New Democratic National Committee (DNC) Chairman Tom Perez has had a bit of a tough weekend in the world of social media. His statement, Friday, about the party’s stance on abortion – and his implied intention to withhold support from pro-life candidates – has effectively alienated many democrat voters and even several elected Democratic politicians. His statement also represents the party’s continued shift to the extreme left.
The Democratic Party is hardly a bastion of ideological diversity. At this point, there are two factions within the DNC; one of which is being pushed out by the other. The former is what might be called the party of Bill Clinton, in which it was still acceptable to demonstrate bipartisanship and express some viewpoints that differed from the party’s official platform. At that time, it was even possible to add a hint of conservatism to one’s liberal sensibilities and still call oneself a Democrat. The latter faction is made up of hardline, ideologues known as progressives. Within this faction, there is simply no room for dissent. They have become the embodiment of the adage, “It’s my way or the highway.”
Struggle for control of the Democratic Party began, in earnest, the day that Barack Obama secured his presidential nomination. It ended when Hillary Clinton lost to Donald Trump in the 2016 general election. Although Clinton – Obama’s former rival – has described herself as a progressive, she was never able to win the loyalty of the party’s extreme left. When the DNC colluded with her campaign to tilt the primary race in her favor and push Bernie Sanders out, the writing was on the wall for the old Democratic Party. Clinton’s defeat marked the moment that progressivism became the party’s dominant ideology.
In his statement Friday, Tom Perez was unequivocal, saying “Every Democrat, like every American, should support a woman’s right to make her own choices about her body and her health,” adding “That is not negotiable and should not change city by city or state by state.”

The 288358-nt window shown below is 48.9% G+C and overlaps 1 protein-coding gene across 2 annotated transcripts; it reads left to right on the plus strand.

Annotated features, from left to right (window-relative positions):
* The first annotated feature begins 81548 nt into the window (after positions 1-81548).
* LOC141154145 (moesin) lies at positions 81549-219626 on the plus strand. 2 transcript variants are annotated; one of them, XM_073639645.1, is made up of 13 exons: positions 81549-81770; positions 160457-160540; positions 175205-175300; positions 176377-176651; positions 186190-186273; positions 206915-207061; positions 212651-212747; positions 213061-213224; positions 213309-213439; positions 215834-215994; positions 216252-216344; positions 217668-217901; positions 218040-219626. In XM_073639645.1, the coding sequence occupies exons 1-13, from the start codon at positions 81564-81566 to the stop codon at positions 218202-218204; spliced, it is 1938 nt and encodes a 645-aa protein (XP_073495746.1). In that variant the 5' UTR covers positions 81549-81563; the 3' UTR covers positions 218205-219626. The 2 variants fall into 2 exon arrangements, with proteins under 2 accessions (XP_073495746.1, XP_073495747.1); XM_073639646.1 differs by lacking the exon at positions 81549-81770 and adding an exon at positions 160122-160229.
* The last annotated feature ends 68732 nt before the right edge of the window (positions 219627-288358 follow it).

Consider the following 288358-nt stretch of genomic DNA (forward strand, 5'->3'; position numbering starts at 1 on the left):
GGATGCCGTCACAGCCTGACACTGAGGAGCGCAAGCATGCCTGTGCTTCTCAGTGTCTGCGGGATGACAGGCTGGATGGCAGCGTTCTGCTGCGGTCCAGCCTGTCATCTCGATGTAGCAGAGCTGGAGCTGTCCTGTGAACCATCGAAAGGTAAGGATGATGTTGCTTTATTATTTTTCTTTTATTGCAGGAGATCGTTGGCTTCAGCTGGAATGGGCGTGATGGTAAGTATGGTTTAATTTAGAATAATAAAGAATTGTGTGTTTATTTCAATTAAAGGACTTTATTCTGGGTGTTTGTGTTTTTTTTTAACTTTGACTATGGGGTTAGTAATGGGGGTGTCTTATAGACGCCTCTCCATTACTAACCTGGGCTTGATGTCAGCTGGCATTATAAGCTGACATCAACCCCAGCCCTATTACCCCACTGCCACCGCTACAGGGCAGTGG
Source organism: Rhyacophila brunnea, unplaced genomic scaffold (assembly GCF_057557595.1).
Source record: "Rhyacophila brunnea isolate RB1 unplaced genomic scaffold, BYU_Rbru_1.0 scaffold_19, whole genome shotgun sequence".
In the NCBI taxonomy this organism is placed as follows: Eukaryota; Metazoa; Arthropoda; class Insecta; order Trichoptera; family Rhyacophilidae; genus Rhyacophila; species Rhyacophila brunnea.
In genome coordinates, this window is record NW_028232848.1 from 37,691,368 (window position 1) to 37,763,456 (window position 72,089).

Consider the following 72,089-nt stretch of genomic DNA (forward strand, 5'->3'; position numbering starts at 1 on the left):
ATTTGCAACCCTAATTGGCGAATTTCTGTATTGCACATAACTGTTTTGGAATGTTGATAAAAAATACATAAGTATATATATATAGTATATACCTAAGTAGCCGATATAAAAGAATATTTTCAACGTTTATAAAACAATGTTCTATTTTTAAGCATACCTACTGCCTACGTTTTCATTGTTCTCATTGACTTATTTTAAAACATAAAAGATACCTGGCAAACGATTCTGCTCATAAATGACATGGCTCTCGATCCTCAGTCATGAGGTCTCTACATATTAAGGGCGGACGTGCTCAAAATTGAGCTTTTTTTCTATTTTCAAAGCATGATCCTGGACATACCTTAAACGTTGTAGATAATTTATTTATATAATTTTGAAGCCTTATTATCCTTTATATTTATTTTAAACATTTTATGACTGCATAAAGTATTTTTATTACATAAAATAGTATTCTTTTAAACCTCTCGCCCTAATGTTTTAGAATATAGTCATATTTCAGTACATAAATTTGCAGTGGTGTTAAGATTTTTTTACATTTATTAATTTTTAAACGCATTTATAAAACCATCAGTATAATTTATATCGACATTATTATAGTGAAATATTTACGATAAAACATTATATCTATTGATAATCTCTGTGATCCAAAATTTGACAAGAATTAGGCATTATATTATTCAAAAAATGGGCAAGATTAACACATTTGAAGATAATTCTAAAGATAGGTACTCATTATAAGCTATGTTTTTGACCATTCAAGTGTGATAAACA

Perez seems to have put state Democrats and their supporters across the nation on notice. Elected Democrats, and especially those currently running for office, at the state level can no longer count on support from the DNC if they are inclined to side with the pro-life movement. Such a move jeopardizes the party’s chances of gaining ground in the southern states, where religious values are strongest, and support for abortion is marginal.
No doubt realizing the dangers of such a proclamation, House Minority Leader Nancy Pelosi (D-CA) sought to play down the issue on NBC’s Meet the Press on Sunday. Asked about Perez’s statement, Pelosi told Chuck Todd, “I have served many years in Congress with members who have not shared my very positive — my family would say aggressive — position on promoting a woman’s right to choose.”
Pelosi, of course, is a true Washington insider who pays far less attention to her party’s fortunes in the states. As such, her agenda is to protect and grow the influence of congressional Democrats and, thereby, maintain her privileged position.
The election of President Donald Trump added a whole new element to the ideological rift within the Republican Party: There were already three distinct factions; the traditional conservatives, the neocons, and the libertarians. Suddenly, a whole new class of Republican voter has appeared; a nationalist-populist faction. Despite certain policy differences, the right should welcome the diversity of thought that has expanded the Republican Party’s appeal, even as the Democratic Party shifts further to the left and appears to narrow its base further.
Progressives do not play well with others; even those who describe themselves as ‘liberals’ are despised by the Democratic Party’s hardline leftists. By positioning the party’s National Committee firmly against any flexibility on the abortion issue, Perez is telling more traditional, moderate Democrats that they no longer have a home in the Democratic party. There may be little party support for traditional liberal-democrats in 2018. The party’s new breed of leaders appears to be gambling on a more extreme left-wing platform gaining enough momentum to revive the party’s fortunes. More likely, they will only succeed in alienating an even greater number of Americans, who grow increasingly weary of rhetoric and radical ideology, whilst their most fundamental economic aspirations continue to be ignored.